Any individual who needs to reach specialized medical care, but cannot access that care — either due to financial reasons or reasons related to their illness that prevent them from traveling via car or flying in a commercial aircraft. We evaluate each request on a case-by-case basis.
The majority of our MAT patients are children, but we do transport adults. Some common cases are:
- Babies with clubfeet and cleft palates
- Children with rare forms of cancer and immune disorders who cannot fly commercially due to their compromised immune systems
- Individuals with rare diseases that require specialty care not available near their homes
There is no limit to the types of conditions our patients have. The common denominator is that they lack access to the care they need to heal and to hope. We use our MAT Program to provide them that access.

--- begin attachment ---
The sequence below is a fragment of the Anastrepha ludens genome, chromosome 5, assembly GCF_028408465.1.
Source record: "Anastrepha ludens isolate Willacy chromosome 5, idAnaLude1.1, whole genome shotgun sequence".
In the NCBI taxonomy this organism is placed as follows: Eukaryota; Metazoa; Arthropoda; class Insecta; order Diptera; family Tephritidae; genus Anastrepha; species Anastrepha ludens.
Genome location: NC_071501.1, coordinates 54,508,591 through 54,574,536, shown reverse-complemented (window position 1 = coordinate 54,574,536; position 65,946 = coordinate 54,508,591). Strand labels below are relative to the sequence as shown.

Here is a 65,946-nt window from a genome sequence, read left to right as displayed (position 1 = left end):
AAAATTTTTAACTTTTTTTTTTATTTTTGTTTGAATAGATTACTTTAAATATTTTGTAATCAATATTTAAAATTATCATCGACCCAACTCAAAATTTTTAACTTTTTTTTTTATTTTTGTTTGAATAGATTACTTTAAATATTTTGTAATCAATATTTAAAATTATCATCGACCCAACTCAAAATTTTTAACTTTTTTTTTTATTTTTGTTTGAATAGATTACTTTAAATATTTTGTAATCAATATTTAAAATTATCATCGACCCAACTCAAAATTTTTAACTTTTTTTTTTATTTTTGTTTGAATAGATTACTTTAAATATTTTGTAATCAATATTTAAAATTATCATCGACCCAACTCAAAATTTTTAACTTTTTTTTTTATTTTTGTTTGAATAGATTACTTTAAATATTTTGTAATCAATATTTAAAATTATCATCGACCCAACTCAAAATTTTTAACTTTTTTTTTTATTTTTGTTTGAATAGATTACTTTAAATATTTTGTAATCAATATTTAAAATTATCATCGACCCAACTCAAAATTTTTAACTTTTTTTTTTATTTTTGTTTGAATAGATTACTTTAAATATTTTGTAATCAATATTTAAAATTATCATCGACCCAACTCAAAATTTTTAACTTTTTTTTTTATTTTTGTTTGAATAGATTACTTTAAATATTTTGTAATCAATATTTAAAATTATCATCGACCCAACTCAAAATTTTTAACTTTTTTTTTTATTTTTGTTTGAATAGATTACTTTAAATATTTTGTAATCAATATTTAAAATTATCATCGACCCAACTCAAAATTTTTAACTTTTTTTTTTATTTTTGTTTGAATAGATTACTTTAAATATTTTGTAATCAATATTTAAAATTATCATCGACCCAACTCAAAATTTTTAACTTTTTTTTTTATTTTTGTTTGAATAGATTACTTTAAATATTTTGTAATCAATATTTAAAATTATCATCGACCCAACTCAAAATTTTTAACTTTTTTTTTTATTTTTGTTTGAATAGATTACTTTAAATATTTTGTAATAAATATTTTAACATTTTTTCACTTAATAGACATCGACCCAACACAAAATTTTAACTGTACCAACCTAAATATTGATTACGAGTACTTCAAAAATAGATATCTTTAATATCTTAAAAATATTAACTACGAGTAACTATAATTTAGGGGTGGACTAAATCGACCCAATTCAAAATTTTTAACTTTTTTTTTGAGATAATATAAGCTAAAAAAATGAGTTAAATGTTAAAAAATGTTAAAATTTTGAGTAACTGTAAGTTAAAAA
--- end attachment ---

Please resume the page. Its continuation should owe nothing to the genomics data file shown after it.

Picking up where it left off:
Yes. Sometimes, it makes more sense to fly a patient commercially. When a patient is able to fly commercially, it is almost always less expensive than using our planes. That said, many of our patients are not able to fly commercially due to their illness (i.e., cannot sit upright, immune system compromised). Also, flying patients in our MAT planes accommodates a much more flexible timetable than flying commercially would allow. This means we can fly patients to and from treatment on a shortened timetable — decreasing the time they spend traveling and the time their loved ones spend away from work and family responsibilities.